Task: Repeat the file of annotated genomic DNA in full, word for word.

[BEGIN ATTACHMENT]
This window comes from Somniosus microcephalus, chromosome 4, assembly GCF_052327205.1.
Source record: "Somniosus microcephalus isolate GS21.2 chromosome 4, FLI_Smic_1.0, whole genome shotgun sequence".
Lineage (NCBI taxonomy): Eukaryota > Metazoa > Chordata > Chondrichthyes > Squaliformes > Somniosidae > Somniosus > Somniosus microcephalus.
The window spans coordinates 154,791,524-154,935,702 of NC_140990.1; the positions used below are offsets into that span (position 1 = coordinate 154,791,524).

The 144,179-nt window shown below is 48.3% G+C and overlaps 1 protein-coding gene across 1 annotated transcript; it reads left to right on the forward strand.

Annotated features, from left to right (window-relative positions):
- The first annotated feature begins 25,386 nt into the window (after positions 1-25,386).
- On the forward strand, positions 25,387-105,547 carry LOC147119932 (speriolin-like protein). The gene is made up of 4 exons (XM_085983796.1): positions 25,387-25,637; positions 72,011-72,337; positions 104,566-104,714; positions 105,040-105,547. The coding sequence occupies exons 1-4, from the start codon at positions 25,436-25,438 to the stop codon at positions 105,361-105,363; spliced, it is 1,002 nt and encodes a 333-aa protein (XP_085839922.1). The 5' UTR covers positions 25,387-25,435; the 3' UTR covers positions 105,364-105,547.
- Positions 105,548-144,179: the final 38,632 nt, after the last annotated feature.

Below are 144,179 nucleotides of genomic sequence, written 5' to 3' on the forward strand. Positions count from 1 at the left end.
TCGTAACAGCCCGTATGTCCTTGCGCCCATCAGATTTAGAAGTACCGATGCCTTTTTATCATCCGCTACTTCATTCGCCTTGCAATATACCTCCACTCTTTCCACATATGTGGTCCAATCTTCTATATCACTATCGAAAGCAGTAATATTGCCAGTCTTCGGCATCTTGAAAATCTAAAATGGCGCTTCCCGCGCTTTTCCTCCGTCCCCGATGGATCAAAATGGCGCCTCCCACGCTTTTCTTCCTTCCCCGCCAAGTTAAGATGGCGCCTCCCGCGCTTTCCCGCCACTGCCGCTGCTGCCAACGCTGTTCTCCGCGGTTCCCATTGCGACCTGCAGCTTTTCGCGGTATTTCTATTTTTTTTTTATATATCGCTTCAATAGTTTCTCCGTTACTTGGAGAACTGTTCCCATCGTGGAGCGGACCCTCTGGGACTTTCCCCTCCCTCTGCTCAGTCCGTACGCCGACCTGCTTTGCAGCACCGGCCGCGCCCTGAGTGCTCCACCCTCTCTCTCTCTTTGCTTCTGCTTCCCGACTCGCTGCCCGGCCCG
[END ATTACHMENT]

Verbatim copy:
This window comes from Somniosus microcephalus, chromosome 4, assembly GCF_052327205.1.
Source record: "Somniosus microcephalus isolate GS21.2 chromosome 4, FLI_Smic_1.0, whole genome shotgun sequence".
Lineage (NCBI taxonomy): Eukaryota > Metazoa > Chordata > Chondrichthyes > Squaliformes > Somniosidae > Somniosus > Somniosus microcephalus.
The window spans coordinates 154,791,524-154,935,702 of NC_140990.1; the positions used below are offsets into that span (position 1 = coordinate 154,791,524).

The 144,179-nt window shown below is 48.3% G+C and overlaps 1 protein-coding gene across 1 annotated transcript; it reads left to right on the forward strand.

Annotated features, from left to right (window-relative positions):
- The first annotated feature begins 25,386 nt into the window (after positions 1-25,386).
- On the forward strand, positions 25,387-105,547 carry LOC147119932 (speriolin-like protein). The gene is made up of 4 exons (XM_085983796.1): positions 25,387-25,637; positions 72,011-72,337; positions 104,566-104,714; positions 105,040-105,547. The coding sequence occupies exons 1-4, from the start codon at positions 25,436-25,438 to the stop codon at positions 105,361-105,363; spliced, it is 1,002 nt and encodes a 333-aa protein (XP_085839922.1). The 5' UTR covers positions 25,387-25,435; the 3' UTR covers positions 105,364-105,547.
- Positions 105,548-144,179: the final 38,632 nt, after the last annotated feature.

Below are 144,179 nucleotides of genomic sequence, written 5' to 3' on the forward strand. Positions count from 1 at the left end.
TCGTAACAGCCCGTATGTCCTTGCGCCCATCAGATTTAGAAGTACCGATGCCTTTTTATCATCCGCTACTTCATTCGCCTTGCAATATACCTCCACTCTTTCCACATATGTGGTCCAATCTTCTATATCACTATCGAAAGCAGTAATATTGCCAGTCTTCGGCATCTTGAAAATCTAAAATGGCGCTTCCCGCGCTTTTCCTCCGTCCCCGATGGATCAAAATGGCGCCTCCCACGCTTTTCTTCCTTCCCCGCCAAGTTAAGATGGCGCCTCCCGCGCTTTCCCGCCACTGCCGCTGCTGCCAACGCTGTTCTCCGCGGTTCCCATTGCGACCTGCAGCTTTTCGCGGTATTTCTATTTTTTTTTTATATATCGCTTCAATAGTTTCTCCGTTACTTGGAGAACTGTTCCCATCGTGGAGCGGACCCTCTGGGACTTTCCCCTCCCTCTGCTCAGTCCGTACGCCGACCTGCTTTGCAGCACCGGCCGCGCCCTGAGTGCTCCACCCTCTCTCTCTCTTTGCTTCTGCTTCCCGACTCGCTGCCCGGCCCG